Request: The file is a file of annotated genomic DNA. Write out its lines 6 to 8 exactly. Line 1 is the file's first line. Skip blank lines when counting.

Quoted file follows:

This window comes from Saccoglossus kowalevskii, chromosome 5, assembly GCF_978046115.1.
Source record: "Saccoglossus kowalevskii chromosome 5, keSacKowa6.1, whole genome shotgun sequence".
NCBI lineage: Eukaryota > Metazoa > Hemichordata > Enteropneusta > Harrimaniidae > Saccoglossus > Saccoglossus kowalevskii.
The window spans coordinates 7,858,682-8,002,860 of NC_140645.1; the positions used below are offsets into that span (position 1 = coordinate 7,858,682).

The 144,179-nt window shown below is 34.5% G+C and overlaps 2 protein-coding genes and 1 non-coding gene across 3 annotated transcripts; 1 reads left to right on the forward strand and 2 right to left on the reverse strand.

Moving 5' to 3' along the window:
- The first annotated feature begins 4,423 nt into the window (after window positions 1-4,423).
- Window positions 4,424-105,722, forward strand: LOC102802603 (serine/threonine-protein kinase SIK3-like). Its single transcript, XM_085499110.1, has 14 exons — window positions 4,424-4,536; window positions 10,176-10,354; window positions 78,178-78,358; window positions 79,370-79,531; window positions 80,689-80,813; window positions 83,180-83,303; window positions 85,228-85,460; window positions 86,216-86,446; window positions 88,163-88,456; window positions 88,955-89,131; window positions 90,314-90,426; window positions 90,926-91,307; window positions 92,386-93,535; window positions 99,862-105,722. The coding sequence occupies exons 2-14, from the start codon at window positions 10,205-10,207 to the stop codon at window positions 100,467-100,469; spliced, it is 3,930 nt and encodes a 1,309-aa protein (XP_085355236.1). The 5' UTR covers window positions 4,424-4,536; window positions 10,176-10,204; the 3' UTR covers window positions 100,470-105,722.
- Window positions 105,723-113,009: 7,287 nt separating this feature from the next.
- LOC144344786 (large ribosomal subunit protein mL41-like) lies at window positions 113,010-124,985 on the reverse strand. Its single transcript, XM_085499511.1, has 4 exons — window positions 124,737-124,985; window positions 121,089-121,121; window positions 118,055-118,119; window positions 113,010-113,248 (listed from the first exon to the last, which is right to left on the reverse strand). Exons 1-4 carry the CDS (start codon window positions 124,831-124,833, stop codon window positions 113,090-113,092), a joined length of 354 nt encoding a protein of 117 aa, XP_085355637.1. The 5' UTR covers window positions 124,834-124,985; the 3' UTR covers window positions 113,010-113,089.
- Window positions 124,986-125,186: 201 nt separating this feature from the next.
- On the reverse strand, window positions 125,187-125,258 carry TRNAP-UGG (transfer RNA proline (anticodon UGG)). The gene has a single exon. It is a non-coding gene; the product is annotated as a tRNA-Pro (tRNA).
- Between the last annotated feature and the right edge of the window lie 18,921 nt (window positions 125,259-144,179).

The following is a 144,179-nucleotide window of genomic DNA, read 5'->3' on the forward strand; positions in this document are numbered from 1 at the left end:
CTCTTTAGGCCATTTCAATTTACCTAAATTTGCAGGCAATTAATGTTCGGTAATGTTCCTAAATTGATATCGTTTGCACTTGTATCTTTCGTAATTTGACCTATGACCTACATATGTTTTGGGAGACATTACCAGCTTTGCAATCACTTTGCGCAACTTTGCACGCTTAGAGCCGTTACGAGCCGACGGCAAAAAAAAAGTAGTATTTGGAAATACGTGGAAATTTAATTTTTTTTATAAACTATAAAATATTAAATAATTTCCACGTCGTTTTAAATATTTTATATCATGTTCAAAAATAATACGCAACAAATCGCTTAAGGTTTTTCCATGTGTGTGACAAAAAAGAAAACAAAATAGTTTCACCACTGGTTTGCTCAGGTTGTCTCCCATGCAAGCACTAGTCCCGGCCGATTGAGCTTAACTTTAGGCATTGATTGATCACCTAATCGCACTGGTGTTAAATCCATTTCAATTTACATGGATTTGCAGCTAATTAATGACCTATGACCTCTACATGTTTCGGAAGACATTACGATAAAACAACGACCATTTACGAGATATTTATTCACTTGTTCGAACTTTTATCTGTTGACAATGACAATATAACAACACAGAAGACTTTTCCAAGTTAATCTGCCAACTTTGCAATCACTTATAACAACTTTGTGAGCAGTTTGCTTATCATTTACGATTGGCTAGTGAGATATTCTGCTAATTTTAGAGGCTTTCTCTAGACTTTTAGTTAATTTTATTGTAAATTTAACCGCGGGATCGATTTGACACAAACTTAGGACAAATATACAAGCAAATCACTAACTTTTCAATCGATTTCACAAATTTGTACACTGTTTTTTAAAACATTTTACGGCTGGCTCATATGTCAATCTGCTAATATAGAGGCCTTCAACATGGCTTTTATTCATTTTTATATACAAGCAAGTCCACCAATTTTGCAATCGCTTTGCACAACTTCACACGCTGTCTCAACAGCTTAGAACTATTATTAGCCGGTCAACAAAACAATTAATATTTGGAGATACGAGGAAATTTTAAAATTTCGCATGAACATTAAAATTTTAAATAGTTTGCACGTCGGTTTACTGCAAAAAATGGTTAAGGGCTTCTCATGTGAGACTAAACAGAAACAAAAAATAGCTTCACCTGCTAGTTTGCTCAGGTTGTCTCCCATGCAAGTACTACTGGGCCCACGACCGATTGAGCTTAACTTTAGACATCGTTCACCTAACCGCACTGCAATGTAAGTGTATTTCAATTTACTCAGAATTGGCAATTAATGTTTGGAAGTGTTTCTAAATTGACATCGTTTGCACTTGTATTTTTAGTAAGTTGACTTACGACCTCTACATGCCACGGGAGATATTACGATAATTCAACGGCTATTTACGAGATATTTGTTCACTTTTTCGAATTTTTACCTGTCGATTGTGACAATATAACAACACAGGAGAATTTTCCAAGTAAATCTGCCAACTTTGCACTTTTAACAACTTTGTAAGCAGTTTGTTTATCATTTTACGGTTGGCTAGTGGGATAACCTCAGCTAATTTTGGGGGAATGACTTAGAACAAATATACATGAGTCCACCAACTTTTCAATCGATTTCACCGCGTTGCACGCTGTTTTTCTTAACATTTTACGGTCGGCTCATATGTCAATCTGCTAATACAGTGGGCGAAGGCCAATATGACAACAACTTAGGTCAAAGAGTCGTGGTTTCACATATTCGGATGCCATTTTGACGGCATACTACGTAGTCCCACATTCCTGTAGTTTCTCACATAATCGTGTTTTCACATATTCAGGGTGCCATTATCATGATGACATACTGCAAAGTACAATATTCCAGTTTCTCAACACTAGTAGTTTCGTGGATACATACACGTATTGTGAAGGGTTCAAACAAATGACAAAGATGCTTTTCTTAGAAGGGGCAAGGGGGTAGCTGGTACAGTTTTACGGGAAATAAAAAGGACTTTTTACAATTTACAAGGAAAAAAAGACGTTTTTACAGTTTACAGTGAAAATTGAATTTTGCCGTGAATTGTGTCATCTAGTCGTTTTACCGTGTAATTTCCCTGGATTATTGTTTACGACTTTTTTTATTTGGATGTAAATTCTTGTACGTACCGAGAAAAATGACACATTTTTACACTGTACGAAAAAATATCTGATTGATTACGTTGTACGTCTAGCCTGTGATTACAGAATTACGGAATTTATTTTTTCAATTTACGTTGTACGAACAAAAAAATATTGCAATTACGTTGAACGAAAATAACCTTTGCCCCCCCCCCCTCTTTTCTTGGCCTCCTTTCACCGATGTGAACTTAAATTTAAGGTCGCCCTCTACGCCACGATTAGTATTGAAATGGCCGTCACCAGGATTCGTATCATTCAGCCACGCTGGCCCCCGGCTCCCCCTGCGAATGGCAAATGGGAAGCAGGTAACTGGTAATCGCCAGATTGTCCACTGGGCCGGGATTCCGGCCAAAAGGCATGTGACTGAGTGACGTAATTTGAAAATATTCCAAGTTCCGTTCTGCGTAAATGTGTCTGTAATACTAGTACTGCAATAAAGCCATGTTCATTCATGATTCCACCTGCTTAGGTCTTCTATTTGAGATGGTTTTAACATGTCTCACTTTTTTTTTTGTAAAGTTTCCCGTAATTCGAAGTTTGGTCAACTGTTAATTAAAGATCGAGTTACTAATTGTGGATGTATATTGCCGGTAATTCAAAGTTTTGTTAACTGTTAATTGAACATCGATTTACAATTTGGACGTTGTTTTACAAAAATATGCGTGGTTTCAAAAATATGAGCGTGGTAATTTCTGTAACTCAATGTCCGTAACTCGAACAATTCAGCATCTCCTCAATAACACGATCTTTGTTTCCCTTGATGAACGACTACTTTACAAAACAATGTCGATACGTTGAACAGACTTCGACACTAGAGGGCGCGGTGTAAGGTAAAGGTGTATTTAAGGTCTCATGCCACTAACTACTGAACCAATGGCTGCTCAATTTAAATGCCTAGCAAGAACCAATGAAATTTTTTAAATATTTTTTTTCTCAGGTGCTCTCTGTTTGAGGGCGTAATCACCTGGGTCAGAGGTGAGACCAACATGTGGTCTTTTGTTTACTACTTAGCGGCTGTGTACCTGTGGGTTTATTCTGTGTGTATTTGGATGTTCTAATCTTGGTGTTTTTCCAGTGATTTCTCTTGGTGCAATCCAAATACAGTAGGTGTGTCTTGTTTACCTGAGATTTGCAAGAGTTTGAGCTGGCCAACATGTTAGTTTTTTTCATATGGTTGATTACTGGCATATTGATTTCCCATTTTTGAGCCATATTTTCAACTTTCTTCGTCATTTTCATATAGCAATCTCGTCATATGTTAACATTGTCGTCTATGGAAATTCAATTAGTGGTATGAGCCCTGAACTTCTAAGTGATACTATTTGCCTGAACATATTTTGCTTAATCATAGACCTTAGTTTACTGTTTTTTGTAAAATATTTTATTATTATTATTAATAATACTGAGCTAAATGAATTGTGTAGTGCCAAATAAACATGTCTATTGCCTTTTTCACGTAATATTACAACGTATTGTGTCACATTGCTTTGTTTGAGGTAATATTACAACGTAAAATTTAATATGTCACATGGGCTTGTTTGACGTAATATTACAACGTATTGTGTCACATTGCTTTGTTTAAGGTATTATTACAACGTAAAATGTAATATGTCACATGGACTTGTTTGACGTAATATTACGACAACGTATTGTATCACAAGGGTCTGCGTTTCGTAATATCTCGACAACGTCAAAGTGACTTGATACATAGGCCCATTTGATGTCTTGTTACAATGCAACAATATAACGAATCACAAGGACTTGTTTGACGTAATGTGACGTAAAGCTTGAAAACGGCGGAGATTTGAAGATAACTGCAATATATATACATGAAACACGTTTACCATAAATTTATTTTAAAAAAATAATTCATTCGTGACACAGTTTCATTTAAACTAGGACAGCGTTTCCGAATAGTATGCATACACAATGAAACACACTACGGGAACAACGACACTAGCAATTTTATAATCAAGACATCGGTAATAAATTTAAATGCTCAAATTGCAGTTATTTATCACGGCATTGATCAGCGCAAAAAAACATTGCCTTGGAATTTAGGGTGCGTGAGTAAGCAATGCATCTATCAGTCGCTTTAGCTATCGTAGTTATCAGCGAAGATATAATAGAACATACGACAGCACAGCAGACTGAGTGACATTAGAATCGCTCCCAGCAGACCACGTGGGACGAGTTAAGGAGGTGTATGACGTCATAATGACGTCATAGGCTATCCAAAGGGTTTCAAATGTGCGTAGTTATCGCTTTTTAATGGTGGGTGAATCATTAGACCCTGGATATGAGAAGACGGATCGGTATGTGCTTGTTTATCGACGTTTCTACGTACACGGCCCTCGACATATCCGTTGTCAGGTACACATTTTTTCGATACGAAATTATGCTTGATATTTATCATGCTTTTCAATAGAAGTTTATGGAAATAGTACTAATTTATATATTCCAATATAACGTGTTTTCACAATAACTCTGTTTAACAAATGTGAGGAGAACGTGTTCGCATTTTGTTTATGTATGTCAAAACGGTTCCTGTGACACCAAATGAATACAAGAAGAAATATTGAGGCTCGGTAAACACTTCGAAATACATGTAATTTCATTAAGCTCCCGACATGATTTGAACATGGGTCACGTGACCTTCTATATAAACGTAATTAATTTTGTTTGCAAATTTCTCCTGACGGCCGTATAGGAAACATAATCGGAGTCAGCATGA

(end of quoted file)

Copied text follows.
Moving 5' to 3' along the window:
- The first annotated feature begins 4,423 nt into the window (after window positions 1-4,423).
- Window positions 4,424-105,722, forward strand: LOC102802603 (serine/threonine-protein kinase SIK3-like). Its single transcript, XM_085499110.1, has 14 exons — window positions 4,424-4,536; window positions 10,176-10,354; window positions 78,178-78,358; window positions 79,370-79,531; window positions 80,689-80,813; window positions 83,180-83,303; window positions 85,228-85,460; window positions 86,216-86,446; window positions 88,163-88,456; window positions 88,955-89,131; window positions 90,314-90,426; window positions 90,926-91,307; window positions 92,386-93,535; window positions 99,862-105,722. The coding sequence occupies exons 2-14, from the start codon at window positions 10,205-10,207 to the stop codon at window positions 100,467-100,469; spliced, it is 3,930 nt and encodes a 1,309-aa protein (XP_085355236.1). The 5' UTR covers window positions 4,424-4,536; window positions 10,176-10,204; the 3' UTR covers window positions 100,470-105,722.